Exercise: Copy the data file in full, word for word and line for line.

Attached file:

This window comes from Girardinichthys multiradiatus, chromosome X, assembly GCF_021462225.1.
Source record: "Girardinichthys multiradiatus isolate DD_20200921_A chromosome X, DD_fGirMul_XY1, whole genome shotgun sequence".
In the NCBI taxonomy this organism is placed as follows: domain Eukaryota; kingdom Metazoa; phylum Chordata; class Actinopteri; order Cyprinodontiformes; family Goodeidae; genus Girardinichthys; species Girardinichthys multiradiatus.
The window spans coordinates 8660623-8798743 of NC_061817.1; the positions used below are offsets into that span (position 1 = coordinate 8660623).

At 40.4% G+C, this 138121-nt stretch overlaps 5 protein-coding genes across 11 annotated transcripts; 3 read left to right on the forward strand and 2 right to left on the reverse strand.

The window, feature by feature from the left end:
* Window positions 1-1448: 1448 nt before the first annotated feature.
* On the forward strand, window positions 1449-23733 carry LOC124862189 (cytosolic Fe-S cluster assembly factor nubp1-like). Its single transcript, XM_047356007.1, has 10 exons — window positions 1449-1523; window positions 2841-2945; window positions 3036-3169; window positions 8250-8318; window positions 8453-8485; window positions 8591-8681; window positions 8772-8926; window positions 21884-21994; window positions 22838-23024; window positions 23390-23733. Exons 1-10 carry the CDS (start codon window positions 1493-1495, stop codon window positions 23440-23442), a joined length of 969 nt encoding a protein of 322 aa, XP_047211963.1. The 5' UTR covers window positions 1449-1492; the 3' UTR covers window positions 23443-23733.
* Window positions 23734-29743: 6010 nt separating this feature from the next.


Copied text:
This window comes from Girardinichthys multiradiatus, chromosome X, assembly GCF_021462225.1.
Source record: "Girardinichthys multiradiatus isolate DD_20200921_A chromosome X, DD_fGirMul_XY1, whole genome shotgun sequence".
In the NCBI taxonomy this organism is placed as follows: domain Eukaryota; kingdom Metazoa; phylum Chordata; class Actinopteri; order Cyprinodontiformes; family Goodeidae; genus Girardinichthys; species Girardinichthys multiradiatus.
The window spans coordinates 8660623-8798743 of NC_061817.1; the positions used below are offsets into that span (position 1 = coordinate 8660623).

At 40.4% G+C, this 138121-nt stretch overlaps 5 protein-coding genes across 11 annotated transcripts; 3 read left to right on the forward strand and 2 right to left on the reverse strand.

The window, feature by feature from the left end:
* Window positions 1-1448: 1448 nt before the first annotated feature.
* On the forward strand, window positions 1449-23733 carry LOC124862189 (cytosolic Fe-S cluster assembly factor nubp1-like). Its single transcript, XM_047356007.1, has 10 exons — window positions 1449-1523; window positions 2841-2945; window positions 3036-3169; window positions 8250-8318; window positions 8453-8485; window positions 8591-8681; window positions 8772-8926; window positions 21884-21994; window positions 22838-23024; window positions 23390-23733. Exons 1-10 carry the CDS (start codon window positions 1493-1495, stop codon window positions 23440-23442), a joined length of 969 nt encoding a protein of 322 aa, XP_047211963.1. The 5' UTR covers window positions 1449-1492; the 3' UTR covers window positions 23443-23733.
* Window positions 23734-29743: 6010 nt separating this feature from the next.